Back in the 2012 presidential campaign, Republicans hit Barack Obama for months for his promise, “If you like your doctor, you can keep your doctor.” (For the record, the promise won the “Lie of the Year” award handed out by PolitiFact in 2013.)
In the 2020 campaign, Democrats will be using their own version of the promise, this one uttered by President Trump: “Anybody who wants a test can get a test.”
We’ll have to wait to see if PolitiFact calls that promise the “Lie of the Year,” but it’s turning out, at the very least, not to be very true at the moment.
At his daily briefings, Trump routinely touts testing with a string of superlatives. “We’ve done more testing than any country anywhere in the world,” he said on Friday. “We have now completed more than 3.5 million tests — by far the most anywhere in the world.”
But there are 328 million people in the U.S., which means just that just 1% of Americans have been tested.
Dr. Deborah Birx, who serves as the response coordinator for the Trump Administration’s White House Coronavirus Task Force, said testing capacity of 1 million tests per week is available. At that rate, it would take more than six years to test every American.
Trump regularly complains about press coverage on testing, which many experts say is key to confidently reopening the economy. “The stories on testing are all over the place — that we’re actually in good shape,” he said Monday.
But that’s not at all what the governors say.
Virginia Gov. Ralph Northam, a Democrat, said Sunday on CNN that Trump — who at a White House briefing last week said testing is the states’ responsibility — is “just delusional” to be suggesting that the states have enough tests to conduct enough of them to reopen their economies any time soon.
“We have been fighting every day for [personal protective equipment]. And we have got some supplies now coming in. We have been fighting for testing. It’s not a — it’s not a straightforward test. We don’t even have enough swabs, believe it or not. And we’re ramping that up. But for the national level to say that we have what we need, and really to have no guidance to the state levels, is just irresponsible, because we’re not there yet.”
The same charge came from Maryland Gov. Larry Hogan, a Republican, who said on CNN that “lack of testing” is “probably the number one problem in America, and has been from the beginning of this crisis.”
“I have repeatedly made this argument to the leaders in Washington on behalf of the rest of the governors in America,” Hogan said. “And I can tell you, I talk to governors on both sides of the aisle nearly every single day. The administration, I think, is trying to ramp up testing, and trying — they are doing some things with respect to private labs. But to try to push this off to say that the governors have plenty of testing, and they should just get to work on testing, somehow we aren’t doing our job, is just absolutely false.”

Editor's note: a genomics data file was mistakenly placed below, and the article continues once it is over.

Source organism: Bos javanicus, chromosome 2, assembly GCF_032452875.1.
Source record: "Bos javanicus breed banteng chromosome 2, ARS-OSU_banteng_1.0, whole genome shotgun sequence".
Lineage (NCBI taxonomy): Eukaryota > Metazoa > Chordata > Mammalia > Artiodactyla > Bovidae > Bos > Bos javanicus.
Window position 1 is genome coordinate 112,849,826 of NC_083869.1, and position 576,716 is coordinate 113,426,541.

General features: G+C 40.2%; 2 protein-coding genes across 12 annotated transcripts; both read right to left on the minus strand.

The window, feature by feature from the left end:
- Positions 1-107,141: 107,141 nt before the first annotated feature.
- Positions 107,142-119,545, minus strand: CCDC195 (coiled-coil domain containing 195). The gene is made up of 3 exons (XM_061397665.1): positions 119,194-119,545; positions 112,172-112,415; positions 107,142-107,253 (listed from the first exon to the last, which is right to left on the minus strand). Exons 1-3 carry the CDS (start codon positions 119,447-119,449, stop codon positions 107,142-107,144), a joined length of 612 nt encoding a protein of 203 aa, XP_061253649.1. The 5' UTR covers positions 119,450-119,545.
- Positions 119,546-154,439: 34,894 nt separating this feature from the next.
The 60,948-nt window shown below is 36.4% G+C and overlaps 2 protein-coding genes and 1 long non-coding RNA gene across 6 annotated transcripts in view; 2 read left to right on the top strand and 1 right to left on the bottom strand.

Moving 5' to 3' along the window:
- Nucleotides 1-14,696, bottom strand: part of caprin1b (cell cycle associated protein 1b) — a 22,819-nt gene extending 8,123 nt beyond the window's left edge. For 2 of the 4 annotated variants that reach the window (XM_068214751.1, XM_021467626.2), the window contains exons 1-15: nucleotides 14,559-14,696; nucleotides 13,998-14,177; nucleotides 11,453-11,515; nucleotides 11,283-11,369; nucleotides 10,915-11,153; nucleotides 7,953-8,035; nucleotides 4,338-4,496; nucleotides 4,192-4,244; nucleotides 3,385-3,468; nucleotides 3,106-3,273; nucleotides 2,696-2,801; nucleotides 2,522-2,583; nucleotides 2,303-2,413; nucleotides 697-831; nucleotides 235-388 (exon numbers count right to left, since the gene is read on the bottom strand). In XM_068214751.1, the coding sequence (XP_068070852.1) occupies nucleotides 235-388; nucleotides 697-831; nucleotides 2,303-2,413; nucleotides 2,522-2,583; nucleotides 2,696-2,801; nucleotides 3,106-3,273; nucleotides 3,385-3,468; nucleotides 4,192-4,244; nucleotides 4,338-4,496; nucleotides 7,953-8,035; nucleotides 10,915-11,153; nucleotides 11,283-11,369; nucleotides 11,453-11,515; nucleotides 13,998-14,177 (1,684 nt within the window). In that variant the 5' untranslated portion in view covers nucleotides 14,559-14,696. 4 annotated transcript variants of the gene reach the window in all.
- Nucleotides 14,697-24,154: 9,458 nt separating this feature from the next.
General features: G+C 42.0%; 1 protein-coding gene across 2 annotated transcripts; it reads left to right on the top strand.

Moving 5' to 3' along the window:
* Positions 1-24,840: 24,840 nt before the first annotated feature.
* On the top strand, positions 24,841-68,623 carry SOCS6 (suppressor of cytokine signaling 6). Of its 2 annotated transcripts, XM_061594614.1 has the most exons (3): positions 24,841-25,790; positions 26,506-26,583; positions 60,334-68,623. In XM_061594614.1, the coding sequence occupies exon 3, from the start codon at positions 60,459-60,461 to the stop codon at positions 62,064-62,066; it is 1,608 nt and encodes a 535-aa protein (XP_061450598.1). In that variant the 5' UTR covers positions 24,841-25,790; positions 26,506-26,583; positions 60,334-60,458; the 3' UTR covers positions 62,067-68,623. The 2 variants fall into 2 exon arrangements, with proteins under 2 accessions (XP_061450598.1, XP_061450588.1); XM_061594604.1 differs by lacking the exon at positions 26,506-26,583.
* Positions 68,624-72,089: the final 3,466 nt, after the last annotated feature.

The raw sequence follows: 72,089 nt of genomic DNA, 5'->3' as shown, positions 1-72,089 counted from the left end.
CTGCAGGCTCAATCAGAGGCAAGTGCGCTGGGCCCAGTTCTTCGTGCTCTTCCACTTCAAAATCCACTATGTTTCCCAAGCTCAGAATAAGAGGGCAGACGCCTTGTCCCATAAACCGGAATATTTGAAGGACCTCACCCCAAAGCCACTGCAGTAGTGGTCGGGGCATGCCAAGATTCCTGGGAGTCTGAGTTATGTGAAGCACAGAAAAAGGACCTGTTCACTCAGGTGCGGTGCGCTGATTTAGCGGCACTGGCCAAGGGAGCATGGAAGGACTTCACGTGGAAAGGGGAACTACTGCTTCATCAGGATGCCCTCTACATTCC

Hogan said he, like other governors, have been “fighting and clawing to get more tests” from the federal government, which he acknowledged had upped its game in recent days.
“So, look, I think they have made some strides at the federal level,” Hogan said. “I think states are all working hard on their own to find their own testing. Lab capacity has been increasing. But it’s not accurate to say there’s plenty of testing out there, and the governors should just get it done. That’s just not being straightforward.”
Dr. Anthony Fauci, an immunologist and director of the National Institute of Allergy and Infectious Diseases who serves on the White House Coronavirus Task Force, said Monday the U.S. needs to triple its testing for COVID-19 to find out how widespread the virus truly is.
“We’re only doing 1.5 to 2 million a week,” said Fauci, who has, at times, been at odds with Trump. “We really need to get up to at least maybe two times that, three times that.”
Which brings us all back to the 2020 presidential campaign.
By then, the investigations into how the Trump administration handled the coronoavirus will be in full blossom. Democrats are salivating over the points they can score in the run up to the presidential election.
And a phrase you’ll be hearing a lot is this: “Anybody who wants a test can get a test.”
*Joseph Curl ran the Drudge Report from 2010 to 2014 and covered the White House for a dozen years. He can be reached at [email protected] and on Twitter at @JosephCurl. A version of this article ran previously in The Washington Times.